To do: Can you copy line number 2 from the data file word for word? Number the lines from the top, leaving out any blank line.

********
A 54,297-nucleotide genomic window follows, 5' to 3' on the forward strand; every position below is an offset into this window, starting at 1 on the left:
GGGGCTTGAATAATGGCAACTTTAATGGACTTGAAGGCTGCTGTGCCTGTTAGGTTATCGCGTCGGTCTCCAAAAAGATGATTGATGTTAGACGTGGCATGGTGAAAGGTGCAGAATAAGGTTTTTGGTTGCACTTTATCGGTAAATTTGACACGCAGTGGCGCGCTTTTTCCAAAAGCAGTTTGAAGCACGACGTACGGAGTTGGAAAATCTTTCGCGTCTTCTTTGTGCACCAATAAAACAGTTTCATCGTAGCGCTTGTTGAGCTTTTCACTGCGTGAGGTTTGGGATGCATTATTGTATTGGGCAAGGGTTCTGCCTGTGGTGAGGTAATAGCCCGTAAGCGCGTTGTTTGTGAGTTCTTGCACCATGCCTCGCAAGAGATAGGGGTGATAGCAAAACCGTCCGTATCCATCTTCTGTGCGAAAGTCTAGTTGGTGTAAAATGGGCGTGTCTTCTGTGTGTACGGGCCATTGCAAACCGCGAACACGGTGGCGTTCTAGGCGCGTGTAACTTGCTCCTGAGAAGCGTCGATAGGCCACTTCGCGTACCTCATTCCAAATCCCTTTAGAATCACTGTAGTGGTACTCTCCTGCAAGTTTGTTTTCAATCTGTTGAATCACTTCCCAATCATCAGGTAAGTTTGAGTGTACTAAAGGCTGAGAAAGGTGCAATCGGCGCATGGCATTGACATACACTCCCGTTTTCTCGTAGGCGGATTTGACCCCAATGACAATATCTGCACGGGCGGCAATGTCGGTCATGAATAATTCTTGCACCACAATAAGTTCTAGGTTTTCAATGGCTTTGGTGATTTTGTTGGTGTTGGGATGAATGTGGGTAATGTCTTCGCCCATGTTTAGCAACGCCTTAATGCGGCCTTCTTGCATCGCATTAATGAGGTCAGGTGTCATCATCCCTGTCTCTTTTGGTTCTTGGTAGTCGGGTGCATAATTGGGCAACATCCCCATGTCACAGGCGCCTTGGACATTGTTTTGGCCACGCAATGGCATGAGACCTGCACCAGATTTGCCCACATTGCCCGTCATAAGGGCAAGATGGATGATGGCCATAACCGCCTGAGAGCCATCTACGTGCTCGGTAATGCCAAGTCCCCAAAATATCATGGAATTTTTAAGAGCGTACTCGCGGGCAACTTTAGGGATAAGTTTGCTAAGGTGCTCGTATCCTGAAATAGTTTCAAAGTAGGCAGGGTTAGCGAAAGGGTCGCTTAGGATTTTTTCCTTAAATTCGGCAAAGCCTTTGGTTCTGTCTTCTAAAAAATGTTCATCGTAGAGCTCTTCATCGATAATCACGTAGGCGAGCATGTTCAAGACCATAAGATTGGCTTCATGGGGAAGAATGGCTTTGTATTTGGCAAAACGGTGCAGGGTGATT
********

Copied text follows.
GGGGCTTGAATAATGGCAACTTTAATGGACTTGAAGGCTGCTGTGCCTGTTAGGTTATCGCGTCGGTCTCCAAAAAGATGATTGATGTTAGACGTGGCATGGTGAAAGGTGCAGAATAAGGTTTTTGGTTGCACTTTATCGGTAAATTTGACACGCAGTGGCGCGCTTTTTCCAAAAGCAGTTTGAAGCACGACGTACGGAGTTGGAAAATCTTTCGCGTCTTCTTTGTGCACCAATAAAACAGTTTCATCGTAGCGCTTGTTGAGCTTTTCACTGCGTGAGGTTTGGGATGCATTATTGTATTGGGCAAGGGTTCTGCCTGTGGTGAGGTAATAGCCCGTAAGCGCGTTGTTTGTGAGTTCTTGCACCATGCCTCGCAAGAGATAGGGGTGATAGCAAAACCGTCCGTATCCATCTTCTGTGCGAAAGTCTAGTTGGTGTAAAATGGGCGTGTCTTCTGTGTGTACGGGCCATTGCAAACCGCGAACACGGTGGCGTTCTAGGCGCGTGTAACTTGCTCCTGAGAAGCGTCGATAGGCCACTTCGCGTACCTCATTCCAAATCCCTTTAGAATCACTGTAGTGGTACTCTCCTGCAAGTTTGTTTTCAATCTGTTGAATCACTTCCCAATCATCAGGTAAGTTTGAGTGTACTAAAGGCTGAGAAAGGTGCAATCGGCGCATGGCATTGACATACACTCCCGTTTTCTCGTAGGCGGATTTGACCCCAATGACAATATCTGCACGGGCGGCAATGTCGGTCATGAATAATTCTTGCACCACAATAAGTTCTAGGTTTTCAATGGCTTTGGTGATTTTGTTGGTGTTGGGATGAATGTGGGTAATGTCTTCGCCCATGTTTAGCAACGCCTTAATGCGGCCTTCTTGCATCGCATTAATGAGGTCAGGTGTCATCATCCCTGTCTCTTTTGGTTCTTGGTAGTCGGGTGCATAATTGGGCAACATCCCCATGTCACAGGCGCCTTGGACATTGTTTTGGCCACGCAATGGCATGAGACCTGCACCAGATTTGCCCACATTGCCCGTCATAAGGGCAAGATGGATGATGGCCATAACCGCCTGAGAGCCATCTACGTGCTCGGTAATGCCAAGTCCCCAAAATATCATGGAATTTTTAAGAGCGTACTCGCGGGCAACTTTAGGGATAAGTTTGCTAAGGTGCTCGTATCCTGAAATAGTTTCAAAGTAGGCAGGGTTAGCGAAAGGGTCGCTTAGGATTTTTTCCTTAAATTCGGCAAAGCCTTTGGTTCTGTCTTCTAAAAAATGTTCATCGTAGAGCTCTTCATCGATAATCACGTAGGCGAGCATGTTCAAGACCATAAGATTGGCTTCATGGGGAAGAATGGCTTTGTATTTGGCAAAACGGTGCAGGGTGATT